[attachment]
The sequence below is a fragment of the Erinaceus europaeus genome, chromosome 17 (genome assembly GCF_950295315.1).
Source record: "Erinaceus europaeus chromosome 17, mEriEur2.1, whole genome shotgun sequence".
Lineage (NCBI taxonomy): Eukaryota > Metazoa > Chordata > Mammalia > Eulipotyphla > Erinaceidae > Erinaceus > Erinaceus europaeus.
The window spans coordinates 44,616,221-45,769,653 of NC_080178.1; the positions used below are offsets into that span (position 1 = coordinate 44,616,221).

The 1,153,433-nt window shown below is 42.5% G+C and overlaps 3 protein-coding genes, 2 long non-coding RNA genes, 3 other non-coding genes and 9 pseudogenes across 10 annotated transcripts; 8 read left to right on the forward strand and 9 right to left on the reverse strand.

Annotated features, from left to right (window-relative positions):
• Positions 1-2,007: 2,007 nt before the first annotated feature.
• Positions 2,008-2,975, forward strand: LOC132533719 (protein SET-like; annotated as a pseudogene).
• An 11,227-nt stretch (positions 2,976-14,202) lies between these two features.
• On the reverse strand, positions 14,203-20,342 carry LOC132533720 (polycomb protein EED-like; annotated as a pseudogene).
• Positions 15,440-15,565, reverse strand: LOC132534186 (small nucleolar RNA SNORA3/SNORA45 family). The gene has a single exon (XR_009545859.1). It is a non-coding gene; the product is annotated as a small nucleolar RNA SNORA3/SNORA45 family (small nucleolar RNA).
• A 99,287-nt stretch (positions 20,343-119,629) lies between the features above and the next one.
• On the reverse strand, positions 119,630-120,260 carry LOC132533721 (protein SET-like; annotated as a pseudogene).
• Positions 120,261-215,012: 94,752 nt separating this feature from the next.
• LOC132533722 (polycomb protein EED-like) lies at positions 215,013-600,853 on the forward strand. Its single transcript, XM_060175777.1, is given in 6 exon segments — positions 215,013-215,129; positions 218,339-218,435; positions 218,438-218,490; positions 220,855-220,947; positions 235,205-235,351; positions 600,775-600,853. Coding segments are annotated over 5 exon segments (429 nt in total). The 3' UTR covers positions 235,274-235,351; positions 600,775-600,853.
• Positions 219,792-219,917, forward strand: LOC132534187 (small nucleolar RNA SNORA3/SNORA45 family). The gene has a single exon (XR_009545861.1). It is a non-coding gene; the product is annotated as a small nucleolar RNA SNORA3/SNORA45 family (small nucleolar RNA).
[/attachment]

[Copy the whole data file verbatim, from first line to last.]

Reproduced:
The sequence below is a fragment of the Erinaceus europaeus genome, chromosome 17 (genome assembly GCF_950295315.1).
Source record: "Erinaceus europaeus chromosome 17, mEriEur2.1, whole genome shotgun sequence".
Lineage (NCBI taxonomy): Eukaryota > Metazoa > Chordata > Mammalia > Eulipotyphla > Erinaceidae > Erinaceus > Erinaceus europaeus.
The window spans coordinates 44,616,221-45,769,653 of NC_080178.1; the positions used below are offsets into that span (position 1 = coordinate 44,616,221).

The 1,153,433-nt window shown below is 42.5% G+C and overlaps 3 protein-coding genes, 2 long non-coding RNA genes, 3 other non-coding genes and 9 pseudogenes across 10 annotated transcripts; 8 read left to right on the forward strand and 9 right to left on the reverse strand.

Annotated features, from left to right (window-relative positions):
• Positions 1-2,007: 2,007 nt before the first annotated feature.
• Positions 2,008-2,975, forward strand: LOC132533719 (protein SET-like; annotated as a pseudogene).
• An 11,227-nt stretch (positions 2,976-14,202) lies between these two features.
• On the reverse strand, positions 14,203-20,342 carry LOC132533720 (polycomb protein EED-like; annotated as a pseudogene).
• Positions 15,440-15,565, reverse strand: LOC132534186 (small nucleolar RNA SNORA3/SNORA45 family). The gene has a single exon (XR_009545859.1). It is a non-coding gene; the product is annotated as a small nucleolar RNA SNORA3/SNORA45 family (small nucleolar RNA).
• A 99,287-nt stretch (positions 20,343-119,629) lies between the features above and the next one.
• On the reverse strand, positions 119,630-120,260 carry LOC132533721 (protein SET-like; annotated as a pseudogene).
• Positions 120,261-215,012: 94,752 nt separating this feature from the next.
• LOC132533722 (polycomb protein EED-like) lies at positions 215,013-600,853 on the forward strand. Its single transcript, XM_060175777.1, is given in 6 exon segments — positions 215,013-215,129; positions 218,339-218,435; positions 218,438-218,490; positions 220,855-220,947; positions 235,205-235,351; positions 600,775-600,853. Coding segments are annotated over 5 exon segments (429 nt in total). The 3' UTR covers positions 235,274-235,351; positions 600,775-600,853.
• Positions 219,792-219,917, forward strand: LOC132534187 (small nucleolar RNA SNORA3/SNORA45 family). The gene has a single exon (XR_009545861.1). It is a non-coding gene; the product is annotated as a small nucleolar RNA SNORA3/SNORA45 family (small nucleolar RNA).